The times they are a changing. It seems like everything is done electronically nowadays, and insurance, in certain states, is no different. Case in point? Georgia.
A relatively new electronic database in the Peach State is used to confirm whether or not you’re “legal” when it comes to your auto insurance coverage.
How GEICS Works
Auto insurance companies who issue policies in Georgia are now required to electronically transmit policy information to the Georgia Electronic Insurance Compliance System (GEICS) within 30 days of a policy effective date.
Specifically, a vehicle’s VIN number and the policy effective date.
GEICS then confirms the information they receive by cross referencing the information from the insurer with what they have in their database.
The kicker here is that insurers are also responsible for sending notification if a particular policy cancels for any reason. This essentially rules out the invalid “paper” auto liability ID card.
If your coverage cancels, the state and law enforcement will know immediately. Put simply, you’ll be much less likely to “get away with” driving uninsured. And you may have to pay a fine for any lapse.
Why the Change?
The idea is to encourage vehicle owners to purchase and maintain liability insurance coverage on their vehicles, reduce the number of uninsured drivers on Georgia roadways, and to help law enforcement verify whether or not a particular vehicle is insured more easily.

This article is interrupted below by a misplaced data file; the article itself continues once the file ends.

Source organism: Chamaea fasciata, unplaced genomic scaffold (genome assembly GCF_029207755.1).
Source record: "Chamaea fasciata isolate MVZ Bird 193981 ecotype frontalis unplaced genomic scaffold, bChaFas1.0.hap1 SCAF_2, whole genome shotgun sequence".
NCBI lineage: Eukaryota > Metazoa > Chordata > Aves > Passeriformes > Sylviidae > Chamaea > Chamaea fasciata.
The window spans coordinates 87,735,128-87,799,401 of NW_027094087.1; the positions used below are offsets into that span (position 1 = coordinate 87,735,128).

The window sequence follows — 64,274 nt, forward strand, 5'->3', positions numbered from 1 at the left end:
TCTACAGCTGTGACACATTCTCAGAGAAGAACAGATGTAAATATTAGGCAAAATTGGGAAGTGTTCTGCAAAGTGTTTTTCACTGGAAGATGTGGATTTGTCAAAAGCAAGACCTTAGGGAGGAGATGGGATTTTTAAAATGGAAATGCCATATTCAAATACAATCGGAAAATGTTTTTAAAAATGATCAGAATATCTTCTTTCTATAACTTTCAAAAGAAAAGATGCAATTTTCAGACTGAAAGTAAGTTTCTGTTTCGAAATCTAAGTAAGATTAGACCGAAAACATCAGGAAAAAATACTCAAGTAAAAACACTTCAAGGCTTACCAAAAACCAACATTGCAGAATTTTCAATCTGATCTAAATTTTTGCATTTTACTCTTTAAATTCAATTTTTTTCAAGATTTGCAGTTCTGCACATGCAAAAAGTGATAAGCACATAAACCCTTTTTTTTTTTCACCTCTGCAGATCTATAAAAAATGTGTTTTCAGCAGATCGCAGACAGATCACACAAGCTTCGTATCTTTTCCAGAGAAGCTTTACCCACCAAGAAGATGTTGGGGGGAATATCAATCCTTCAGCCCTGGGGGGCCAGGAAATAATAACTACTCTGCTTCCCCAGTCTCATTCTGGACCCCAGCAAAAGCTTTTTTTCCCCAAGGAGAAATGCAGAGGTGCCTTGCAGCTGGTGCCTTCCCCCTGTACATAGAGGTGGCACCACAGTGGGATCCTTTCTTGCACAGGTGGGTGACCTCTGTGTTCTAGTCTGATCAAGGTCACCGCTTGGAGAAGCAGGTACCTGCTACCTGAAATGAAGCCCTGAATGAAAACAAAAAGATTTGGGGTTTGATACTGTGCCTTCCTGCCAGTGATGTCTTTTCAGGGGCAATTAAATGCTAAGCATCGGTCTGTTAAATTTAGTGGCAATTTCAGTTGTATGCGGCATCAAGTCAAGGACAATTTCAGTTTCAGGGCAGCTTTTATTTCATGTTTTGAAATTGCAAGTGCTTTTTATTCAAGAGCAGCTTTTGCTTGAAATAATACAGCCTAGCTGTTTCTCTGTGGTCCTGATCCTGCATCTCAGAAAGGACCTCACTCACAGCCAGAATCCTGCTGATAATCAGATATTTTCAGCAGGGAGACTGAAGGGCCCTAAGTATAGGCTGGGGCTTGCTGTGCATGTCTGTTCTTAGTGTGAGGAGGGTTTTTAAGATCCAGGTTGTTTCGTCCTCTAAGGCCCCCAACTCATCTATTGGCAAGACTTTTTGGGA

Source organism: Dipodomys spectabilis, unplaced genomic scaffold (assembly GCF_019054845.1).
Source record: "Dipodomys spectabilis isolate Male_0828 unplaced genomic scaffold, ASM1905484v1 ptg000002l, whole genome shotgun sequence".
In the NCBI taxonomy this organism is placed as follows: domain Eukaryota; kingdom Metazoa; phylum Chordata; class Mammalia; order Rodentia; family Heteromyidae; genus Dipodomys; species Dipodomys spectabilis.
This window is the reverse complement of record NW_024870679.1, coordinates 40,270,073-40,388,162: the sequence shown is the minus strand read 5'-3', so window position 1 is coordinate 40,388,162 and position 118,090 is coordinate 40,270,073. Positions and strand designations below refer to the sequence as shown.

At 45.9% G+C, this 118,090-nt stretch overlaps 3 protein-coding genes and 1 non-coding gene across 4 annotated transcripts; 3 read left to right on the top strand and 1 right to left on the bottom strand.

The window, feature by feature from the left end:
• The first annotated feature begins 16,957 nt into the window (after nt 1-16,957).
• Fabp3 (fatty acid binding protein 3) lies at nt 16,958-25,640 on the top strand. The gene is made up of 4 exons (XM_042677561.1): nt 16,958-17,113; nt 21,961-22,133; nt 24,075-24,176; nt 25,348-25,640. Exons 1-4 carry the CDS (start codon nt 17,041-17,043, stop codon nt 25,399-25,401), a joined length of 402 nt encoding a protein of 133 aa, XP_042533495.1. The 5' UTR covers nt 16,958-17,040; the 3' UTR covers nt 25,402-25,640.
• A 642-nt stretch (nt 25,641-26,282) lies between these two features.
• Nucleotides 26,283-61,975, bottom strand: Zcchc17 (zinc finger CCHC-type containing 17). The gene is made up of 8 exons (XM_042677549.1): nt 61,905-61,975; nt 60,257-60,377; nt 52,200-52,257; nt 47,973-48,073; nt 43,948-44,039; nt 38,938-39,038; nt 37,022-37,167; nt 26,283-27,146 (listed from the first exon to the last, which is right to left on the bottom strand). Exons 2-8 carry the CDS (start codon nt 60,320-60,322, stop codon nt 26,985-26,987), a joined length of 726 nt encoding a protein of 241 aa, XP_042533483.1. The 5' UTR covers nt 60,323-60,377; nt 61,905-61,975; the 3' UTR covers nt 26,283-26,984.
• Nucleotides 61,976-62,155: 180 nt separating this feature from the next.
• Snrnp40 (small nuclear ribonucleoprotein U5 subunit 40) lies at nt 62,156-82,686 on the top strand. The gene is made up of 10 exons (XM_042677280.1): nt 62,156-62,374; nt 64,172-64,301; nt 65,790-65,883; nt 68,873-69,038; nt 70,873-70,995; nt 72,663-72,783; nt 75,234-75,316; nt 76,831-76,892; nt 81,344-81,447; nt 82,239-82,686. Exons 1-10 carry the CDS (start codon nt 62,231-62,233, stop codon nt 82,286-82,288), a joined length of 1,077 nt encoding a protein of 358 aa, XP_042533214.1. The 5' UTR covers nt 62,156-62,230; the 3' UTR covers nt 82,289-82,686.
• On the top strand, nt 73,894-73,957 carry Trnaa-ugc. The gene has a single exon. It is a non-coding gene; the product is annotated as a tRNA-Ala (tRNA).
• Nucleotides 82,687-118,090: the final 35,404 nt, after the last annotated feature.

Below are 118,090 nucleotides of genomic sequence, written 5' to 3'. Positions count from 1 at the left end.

It is believed that an electronic system will help provide more accurate and up-to-date information on insurance coverage.
As mentioned, the “old” paper ID cards may or may not be valid at any given time.
For example, you may purchase an auto insurance policy, and then allow your coverage to lapse, but still hang on to the ID card that proves you’re covered.
How would a police officer, a judge, or the Department of Motor Vehicles know that your coverage lapsed? They wouldn’t, and that’s the idea here.
When Do I Need to Show Proof of Liability Coverage?
There are a few key times when you need to provide evidence of insurance coverage:
1. When you are questioned by law enforcement (think when you get pulled over for a speeding ticket).
2. When you register your vehicle (or renew a registration).
3. When you replace or transfer existing license plates (also known as “tags”).
In years past, you could simply provide your auto liability ID card and be on your way. Not the case in Georgia anymore folks.
In summary, you can expect this sort of technology to expand quickly to other states as they work to ensure that more drivers are covered while on their roadways.
This means there’s an even greater chance you’ll get busted if you try to operate a vehicle without insurance.